Tuesday 15th of June 2021

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The Born-Translated African Novel in English, translation, and the space of and for African literature

Marco Bagni, Università di Modena e Reggio Emilia pdf_icon_30x30


marco.bagni(at)unimore.it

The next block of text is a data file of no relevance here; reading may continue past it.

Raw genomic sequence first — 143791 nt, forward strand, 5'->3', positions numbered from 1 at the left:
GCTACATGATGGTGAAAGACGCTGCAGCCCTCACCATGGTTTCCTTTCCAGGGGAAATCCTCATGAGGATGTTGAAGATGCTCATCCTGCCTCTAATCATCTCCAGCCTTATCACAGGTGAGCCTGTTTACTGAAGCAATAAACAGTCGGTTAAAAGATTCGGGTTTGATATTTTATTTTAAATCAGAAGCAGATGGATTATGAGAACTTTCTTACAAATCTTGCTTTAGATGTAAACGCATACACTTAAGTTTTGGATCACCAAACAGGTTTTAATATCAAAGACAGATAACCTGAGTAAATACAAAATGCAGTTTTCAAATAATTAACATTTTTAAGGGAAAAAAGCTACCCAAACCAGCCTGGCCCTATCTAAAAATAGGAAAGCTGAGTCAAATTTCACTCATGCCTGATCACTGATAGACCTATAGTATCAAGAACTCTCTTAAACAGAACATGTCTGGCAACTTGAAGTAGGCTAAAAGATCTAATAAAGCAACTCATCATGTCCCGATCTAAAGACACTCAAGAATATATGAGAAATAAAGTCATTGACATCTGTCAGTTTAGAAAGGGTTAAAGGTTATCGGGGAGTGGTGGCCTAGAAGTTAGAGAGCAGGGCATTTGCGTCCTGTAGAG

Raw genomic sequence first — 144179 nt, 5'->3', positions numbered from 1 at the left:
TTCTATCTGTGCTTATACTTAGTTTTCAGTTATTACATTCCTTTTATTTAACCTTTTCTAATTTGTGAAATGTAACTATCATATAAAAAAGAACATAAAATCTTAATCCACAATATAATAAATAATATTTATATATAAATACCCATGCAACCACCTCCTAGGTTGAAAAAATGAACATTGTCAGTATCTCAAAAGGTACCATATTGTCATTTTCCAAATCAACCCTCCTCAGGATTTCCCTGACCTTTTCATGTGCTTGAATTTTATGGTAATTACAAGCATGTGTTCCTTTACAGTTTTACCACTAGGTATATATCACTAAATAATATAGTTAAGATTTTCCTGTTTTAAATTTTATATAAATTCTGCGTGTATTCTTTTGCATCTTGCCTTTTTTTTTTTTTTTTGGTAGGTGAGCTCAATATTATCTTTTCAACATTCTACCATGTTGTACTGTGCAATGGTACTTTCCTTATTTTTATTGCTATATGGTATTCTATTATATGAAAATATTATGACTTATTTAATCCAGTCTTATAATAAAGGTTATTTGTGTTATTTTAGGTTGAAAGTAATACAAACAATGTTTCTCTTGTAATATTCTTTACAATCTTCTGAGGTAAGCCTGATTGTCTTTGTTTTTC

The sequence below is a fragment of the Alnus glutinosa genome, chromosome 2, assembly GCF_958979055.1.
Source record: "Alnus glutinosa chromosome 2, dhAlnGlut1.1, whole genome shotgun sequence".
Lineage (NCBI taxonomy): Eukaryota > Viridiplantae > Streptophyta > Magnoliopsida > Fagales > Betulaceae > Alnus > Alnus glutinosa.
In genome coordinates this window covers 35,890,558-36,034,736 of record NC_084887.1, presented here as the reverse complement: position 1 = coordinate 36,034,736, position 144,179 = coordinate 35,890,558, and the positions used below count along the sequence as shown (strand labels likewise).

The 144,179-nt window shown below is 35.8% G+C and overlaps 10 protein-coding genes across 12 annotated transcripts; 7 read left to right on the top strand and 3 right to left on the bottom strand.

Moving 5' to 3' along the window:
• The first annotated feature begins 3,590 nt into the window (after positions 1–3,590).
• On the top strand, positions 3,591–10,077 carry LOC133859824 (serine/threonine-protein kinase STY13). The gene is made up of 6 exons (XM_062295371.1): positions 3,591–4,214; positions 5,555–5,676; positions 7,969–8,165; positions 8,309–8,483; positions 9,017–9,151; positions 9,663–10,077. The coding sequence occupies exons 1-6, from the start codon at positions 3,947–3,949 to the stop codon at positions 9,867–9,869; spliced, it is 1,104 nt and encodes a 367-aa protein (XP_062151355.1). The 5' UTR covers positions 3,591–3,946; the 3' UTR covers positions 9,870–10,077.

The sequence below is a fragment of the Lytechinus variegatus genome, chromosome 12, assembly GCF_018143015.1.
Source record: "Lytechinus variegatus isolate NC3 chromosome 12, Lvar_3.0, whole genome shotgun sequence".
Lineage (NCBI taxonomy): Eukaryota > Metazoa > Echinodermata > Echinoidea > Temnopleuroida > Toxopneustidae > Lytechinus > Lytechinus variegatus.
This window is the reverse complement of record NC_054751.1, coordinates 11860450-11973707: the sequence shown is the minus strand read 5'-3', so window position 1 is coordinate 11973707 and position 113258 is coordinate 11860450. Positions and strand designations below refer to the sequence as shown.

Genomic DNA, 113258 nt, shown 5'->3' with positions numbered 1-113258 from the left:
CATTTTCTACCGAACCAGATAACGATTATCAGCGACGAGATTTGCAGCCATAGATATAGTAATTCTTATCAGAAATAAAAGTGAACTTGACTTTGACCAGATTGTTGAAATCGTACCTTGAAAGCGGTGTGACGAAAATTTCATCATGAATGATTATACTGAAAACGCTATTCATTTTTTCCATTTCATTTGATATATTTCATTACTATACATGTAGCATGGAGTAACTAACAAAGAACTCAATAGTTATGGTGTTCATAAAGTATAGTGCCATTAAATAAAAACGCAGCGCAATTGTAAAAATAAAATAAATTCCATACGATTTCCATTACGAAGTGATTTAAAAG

Abstract: African authors of English expression have experimented with self- and pre-emptive translation. African novels that foreground and narrate multilingualism in English prose anticipate a characteristic of the born-translated novels of today’s globalized market of literature. As the realities of the circulation of “global” literature are governed by the same logics that have prevented the development of a market for the circulation of African literature in African languages, writing in English represents a near-necessity for the African writers of the former British colonies. Through the born-translated novel in English, African authors have explored ways of mediating the need for authenticity with the demands of the publishing market. Starting as a diatribe on the language of literature in the early 1960s, the African debate on language interrogates the social and political role of the writers and their art and thus transcends the domain of literature. Translation, in both its capacities as trans-cultural practice, and necessary condition for an expanded readership, is at the heart of this debate and plays a key role in defining a space of and for African literature. Against the background of the language debate, this paper discusses different approaches to the representation of Africa in and through the English language. Reference is made to Achebe’s African Trilogy novels, Ken Saro-Wiwa’s Sozaboy and Uzodinma Iweala’s Beasts of No Nation.

 

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